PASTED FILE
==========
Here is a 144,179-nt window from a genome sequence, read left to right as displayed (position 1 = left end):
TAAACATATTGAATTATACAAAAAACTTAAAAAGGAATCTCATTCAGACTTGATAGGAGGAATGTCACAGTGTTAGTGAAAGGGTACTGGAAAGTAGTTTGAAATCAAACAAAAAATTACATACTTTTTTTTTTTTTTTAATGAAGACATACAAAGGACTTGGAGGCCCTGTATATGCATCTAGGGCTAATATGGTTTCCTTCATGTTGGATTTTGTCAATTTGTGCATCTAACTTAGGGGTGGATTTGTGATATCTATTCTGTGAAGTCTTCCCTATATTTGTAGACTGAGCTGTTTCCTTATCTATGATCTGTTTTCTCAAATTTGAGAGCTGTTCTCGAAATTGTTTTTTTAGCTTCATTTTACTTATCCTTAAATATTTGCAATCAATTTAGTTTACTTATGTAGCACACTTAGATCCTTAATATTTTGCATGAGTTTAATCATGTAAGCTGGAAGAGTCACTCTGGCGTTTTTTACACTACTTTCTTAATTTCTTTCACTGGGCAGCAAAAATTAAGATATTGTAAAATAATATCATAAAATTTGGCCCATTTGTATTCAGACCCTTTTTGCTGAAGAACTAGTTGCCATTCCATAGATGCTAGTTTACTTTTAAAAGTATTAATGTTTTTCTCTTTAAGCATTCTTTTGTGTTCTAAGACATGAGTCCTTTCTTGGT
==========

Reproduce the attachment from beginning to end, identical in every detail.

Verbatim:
Here is a 144,179-nt window from a genome sequence, read left to right as displayed (position 1 = left end):
TAAACATATTGAATTATACAAAAAACTTAAAAAGGAATCTCATTCAGACTTGATAGGAGGAATGTCACAGTGTTAGTGAAAGGGTACTGGAAAGTAGTTTGAAATCAAACAAAAAATTACATACTTTTTTTTTTTTTTTAATGAAGACATACAAAGGACTTGGAGGCCCTGTATATGCATCTAGGGCTAATATGGTTTCCTTCATGTTGGATTTTGTCAATTTGTGCATCTAACTTAGGGGTGGATTTGTGATATCTATTCTGTGAAGTCTTCCCTATATTTGTAGACTGAGCTGTTTCCTTATCTATGATCTGTTTTCTCAAATTTGAGAGCTGTTCTCGAAATTGTTTTTTTAGCTTCATTTTACTTATCCTTAAATATTTGCAATCAATTTAGTTTACTTATGTAGCACACTTAGATCCTTAATATTTTGCATGAGTTTAATCATGTAAGCTGGAAGAGTCACTCTGGCGTTTTTTACACTACTTTCTTAATTTCTTTCACTGGGCAGCAAAAATTAAGATATTGTAAAATAATATCATAAAATTTGGCCCATTTGTATTCAGACCCTTTTTGCTGAAGAACTAGTTGCCATTCCATAGATGCTAGTTTACTTTTAAAAGTATTAATGTTTTTCTCTTTAAGCATTCTTTTGTGTTCTAAGACATGAGTCCTTTCTTGGT